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Saturday 19 April 2014

Boyle tells of relief after being diagnosed with Asperger's

Undated handout photo issued by Save the Children of Susan Boyle who is supporting Save the Children's 2013 Christmas Jumper Day campaign, on Friday December 13, Save the Children is inviting everyone to Ômake the world better with a sweaterÕ by wearing a Christmas Jumper and donating £1 to raise money for its life saving work with children the world over. PRESS ASSOCIATION Photo. Issue date: Sunday December 8, 2013. See PA story CHARITY Jumper. Photo credit should read: Save the Children/PA Wire
Susan Boyle who is supporting Save the Children's 2013 Christmas Jumper Day campaign.

Scottish singing sensation Susan Boyle has hit out at claims she has 'brain damage', instead saying she suffers from a high-functioning form of autism.

Speaking in an interview with the 'Observer', Ms Boyle said she went to see a specialist in Scotland, who told her that her IQ was above average. She was told she has Asperger's.

"I have always known that I have had an unfair label put upon me," she said, explaining that her condition made her different to her peers as a child. "That made me more determined to be where I want to be," she added.

Asperger's is defined by the National Autistic Society as having "similarities with autism, (though) people with Asperger's syndrome have fewer problems with speaking and are often of average, or above average, intelligence". It adds that they "may have specific learning difficulties", but do not usually have the "disabilities associated with autism".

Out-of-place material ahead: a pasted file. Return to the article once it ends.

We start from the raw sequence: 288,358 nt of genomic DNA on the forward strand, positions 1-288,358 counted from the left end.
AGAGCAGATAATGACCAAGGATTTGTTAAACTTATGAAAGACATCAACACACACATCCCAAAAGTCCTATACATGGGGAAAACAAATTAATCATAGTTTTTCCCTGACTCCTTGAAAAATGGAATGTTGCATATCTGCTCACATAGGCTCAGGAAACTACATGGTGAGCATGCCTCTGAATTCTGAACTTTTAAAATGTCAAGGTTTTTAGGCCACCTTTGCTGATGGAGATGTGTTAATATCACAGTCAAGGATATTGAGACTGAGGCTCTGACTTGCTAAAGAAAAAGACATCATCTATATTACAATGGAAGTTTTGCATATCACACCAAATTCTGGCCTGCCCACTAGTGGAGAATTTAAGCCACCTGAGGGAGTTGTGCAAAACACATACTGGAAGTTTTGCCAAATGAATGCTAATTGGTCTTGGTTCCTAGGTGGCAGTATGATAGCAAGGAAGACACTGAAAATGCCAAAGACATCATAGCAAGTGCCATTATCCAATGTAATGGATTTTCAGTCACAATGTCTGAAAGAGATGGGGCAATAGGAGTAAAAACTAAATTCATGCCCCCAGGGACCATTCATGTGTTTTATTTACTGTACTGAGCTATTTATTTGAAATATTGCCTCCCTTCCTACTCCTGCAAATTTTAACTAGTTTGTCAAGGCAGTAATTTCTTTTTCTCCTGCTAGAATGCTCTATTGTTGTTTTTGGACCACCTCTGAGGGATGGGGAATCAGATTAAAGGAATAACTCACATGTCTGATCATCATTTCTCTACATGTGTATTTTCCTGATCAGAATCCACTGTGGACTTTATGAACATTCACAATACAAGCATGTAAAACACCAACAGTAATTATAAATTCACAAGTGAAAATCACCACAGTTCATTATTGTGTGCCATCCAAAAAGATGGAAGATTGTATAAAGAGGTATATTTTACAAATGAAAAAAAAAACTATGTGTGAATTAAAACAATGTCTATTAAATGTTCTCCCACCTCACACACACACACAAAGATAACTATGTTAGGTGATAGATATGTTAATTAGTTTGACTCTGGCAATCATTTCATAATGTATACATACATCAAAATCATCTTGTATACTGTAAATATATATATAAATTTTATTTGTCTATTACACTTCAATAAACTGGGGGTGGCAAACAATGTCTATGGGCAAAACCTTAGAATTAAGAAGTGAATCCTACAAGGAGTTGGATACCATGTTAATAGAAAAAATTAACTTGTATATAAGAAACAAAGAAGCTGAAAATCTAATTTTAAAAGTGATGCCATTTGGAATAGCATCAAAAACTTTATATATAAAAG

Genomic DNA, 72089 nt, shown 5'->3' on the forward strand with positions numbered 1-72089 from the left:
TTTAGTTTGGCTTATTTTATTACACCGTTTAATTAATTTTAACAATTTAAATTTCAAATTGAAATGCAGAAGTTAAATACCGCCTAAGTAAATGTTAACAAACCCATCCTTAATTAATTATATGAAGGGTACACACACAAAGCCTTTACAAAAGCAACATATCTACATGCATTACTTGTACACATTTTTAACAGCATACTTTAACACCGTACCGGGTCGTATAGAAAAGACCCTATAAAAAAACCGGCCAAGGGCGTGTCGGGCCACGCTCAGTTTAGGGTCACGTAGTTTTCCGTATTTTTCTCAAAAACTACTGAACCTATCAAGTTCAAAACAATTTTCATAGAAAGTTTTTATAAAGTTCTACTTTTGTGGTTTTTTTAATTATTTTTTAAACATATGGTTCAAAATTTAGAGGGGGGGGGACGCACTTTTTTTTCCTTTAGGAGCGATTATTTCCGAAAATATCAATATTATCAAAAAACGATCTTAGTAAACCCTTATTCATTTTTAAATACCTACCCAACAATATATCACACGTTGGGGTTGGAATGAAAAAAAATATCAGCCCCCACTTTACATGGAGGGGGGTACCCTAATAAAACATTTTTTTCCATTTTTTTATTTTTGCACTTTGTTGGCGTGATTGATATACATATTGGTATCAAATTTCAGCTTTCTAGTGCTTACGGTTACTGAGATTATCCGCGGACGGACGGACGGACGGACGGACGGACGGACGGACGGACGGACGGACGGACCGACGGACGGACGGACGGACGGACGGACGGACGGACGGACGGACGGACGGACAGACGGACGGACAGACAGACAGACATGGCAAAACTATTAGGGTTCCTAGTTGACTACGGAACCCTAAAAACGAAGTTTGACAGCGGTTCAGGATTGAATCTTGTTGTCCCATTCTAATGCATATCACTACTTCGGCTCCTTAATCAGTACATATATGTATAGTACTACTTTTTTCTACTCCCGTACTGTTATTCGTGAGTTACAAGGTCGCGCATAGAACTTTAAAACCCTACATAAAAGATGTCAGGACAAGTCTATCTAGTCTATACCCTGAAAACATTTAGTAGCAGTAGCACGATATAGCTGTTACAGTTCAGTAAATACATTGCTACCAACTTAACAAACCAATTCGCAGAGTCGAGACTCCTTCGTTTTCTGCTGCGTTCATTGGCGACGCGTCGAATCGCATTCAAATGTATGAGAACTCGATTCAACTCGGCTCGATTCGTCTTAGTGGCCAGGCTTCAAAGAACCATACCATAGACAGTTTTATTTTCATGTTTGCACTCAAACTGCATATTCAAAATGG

Ms Boyle has sold 19 million albums worldwide, and was the first British female artist ever to have a number one album in both the UK and the US charts simultaneously.

"Asperger's doesn't define me," she told the 'Observer'. "It's a condition that I have to live with and work through, but I feel more relaxed about myself."

The singer has previously admitted she suffered from depression when she was younger, and said she feels there is less of a stigma surrounding mental illness than there used to be. (© Independent News Service)

Irish Independent

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